Catherine Drennan

Catherine Drennan

Professor of Biology and Chemistry

Massachusetts Institute of Technology

Cambridge, MA USA

No one is so above everyone else that they don’t need other people’s help.


By Roadtrip Nation

Catherine Drennan


My road in life has been direct.
As a child, my school struggled to place me at the correct reading level—I seemed very intelligent to my teachers but I had undiagnosed dyslexia and therefore had difficulty reading.
My mom advocated for me and did a lot of research to get the right diagnosis and support for me.
I always knew I wanted to go to college and chose Vassar College because I wanted a more liberal and contemporary atmosphere.
I originally thought I’d either study biopsychology or drama, but I took a chemistry class, fell in love with it, and ended up earning my bachelor’s degree in chemistry.
After earning my undergraduate degree, I taught high school for three years—I found that I really enjoyed teaching and working with students.
I earned my Ph.D. in biological chemistry from the University of Michigan.
I’m currently a professor of biology and chemistry at the Massachusetts Institute of Technology.
In addition to teaching at MIT, I’m a professor and investigator with the Howard Hughes Medical Institute.
Keep following my journey


High School
Chemistry, General
Vassar College
Biological Chemistry
University of Michigan


Professor of Biology and Chemistry

I teach biology and chemistry to college students.

Career Roadmap

My work combines:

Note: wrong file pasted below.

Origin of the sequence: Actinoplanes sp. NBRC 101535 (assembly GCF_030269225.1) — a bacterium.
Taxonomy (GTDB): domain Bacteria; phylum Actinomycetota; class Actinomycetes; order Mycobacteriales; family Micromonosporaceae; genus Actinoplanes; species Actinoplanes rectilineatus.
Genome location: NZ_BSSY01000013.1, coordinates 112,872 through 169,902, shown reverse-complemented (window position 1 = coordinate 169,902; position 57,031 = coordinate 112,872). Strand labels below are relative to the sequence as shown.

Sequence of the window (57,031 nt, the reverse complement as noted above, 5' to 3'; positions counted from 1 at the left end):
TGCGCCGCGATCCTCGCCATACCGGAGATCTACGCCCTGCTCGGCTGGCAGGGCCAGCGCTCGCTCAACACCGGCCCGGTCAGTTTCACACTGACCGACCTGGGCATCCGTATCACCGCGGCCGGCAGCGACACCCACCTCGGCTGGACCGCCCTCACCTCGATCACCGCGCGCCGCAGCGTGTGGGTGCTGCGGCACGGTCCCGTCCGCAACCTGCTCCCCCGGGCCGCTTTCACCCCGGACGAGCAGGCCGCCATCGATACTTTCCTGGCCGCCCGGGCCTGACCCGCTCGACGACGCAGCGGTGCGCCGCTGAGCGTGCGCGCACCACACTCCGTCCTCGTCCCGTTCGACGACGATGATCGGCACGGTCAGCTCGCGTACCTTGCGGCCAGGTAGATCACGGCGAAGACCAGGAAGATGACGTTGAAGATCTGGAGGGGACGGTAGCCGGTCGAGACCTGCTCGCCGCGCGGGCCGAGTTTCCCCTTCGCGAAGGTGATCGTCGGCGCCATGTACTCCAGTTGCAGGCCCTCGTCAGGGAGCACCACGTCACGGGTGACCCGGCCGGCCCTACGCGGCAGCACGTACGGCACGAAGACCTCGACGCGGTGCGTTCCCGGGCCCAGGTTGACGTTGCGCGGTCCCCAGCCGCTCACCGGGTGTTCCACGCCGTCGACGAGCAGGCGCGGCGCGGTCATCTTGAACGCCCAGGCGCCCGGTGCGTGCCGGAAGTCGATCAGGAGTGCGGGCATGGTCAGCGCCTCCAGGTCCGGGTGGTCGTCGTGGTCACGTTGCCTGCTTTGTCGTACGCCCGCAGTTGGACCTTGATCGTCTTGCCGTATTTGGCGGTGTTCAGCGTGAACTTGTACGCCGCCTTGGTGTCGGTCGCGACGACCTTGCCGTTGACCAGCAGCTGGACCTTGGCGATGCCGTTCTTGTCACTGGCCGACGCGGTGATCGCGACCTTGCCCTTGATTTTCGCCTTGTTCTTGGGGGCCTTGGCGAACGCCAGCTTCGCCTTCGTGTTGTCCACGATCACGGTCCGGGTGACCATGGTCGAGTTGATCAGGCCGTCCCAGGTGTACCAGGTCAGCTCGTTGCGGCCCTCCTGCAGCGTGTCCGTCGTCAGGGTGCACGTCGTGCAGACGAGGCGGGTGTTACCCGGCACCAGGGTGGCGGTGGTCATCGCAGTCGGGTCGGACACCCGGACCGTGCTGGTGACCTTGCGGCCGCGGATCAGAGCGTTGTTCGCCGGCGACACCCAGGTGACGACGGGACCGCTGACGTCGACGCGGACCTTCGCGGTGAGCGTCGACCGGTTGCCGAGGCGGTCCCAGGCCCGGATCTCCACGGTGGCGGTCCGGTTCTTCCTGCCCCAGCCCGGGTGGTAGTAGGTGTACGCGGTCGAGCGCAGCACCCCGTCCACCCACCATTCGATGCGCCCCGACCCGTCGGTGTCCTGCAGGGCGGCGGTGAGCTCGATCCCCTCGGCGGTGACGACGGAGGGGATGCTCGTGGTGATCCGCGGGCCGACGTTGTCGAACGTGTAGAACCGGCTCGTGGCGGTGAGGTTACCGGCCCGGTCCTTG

My work combines:
Teaching / Mentoring

Day to Day

I currently teach a large introductory biology course to 500 students. I’ll give a lecture and then have various interactions with the students. I also spend time doing research as well as writing papers and grants. Then I also devote time to my lab, where I lead undergraduate, graduate, and postdoctoral students in research. At least once or twice a month I travel around the world to give talks.

Advice for Getting Started

Here's the first step for high school students

Follow your curiosity and you can overcome almost any hurdle. If you want to do science, put yourself out there and do it—even if your school didn't have the proper resources and you feel as if you're behind everyone else. Seek out other resources and look for opportunities. I also strongly advise students to find a mentor to support and guide them. This is such an exciting time for science! The students who are training now are going to make major change in the world.


The Noise I Shed

From Peers:

"I don't think you can do that with your dyslexia. That's too much for you."

Challenges I Overcame

Learning Issues
Imposter Syndrome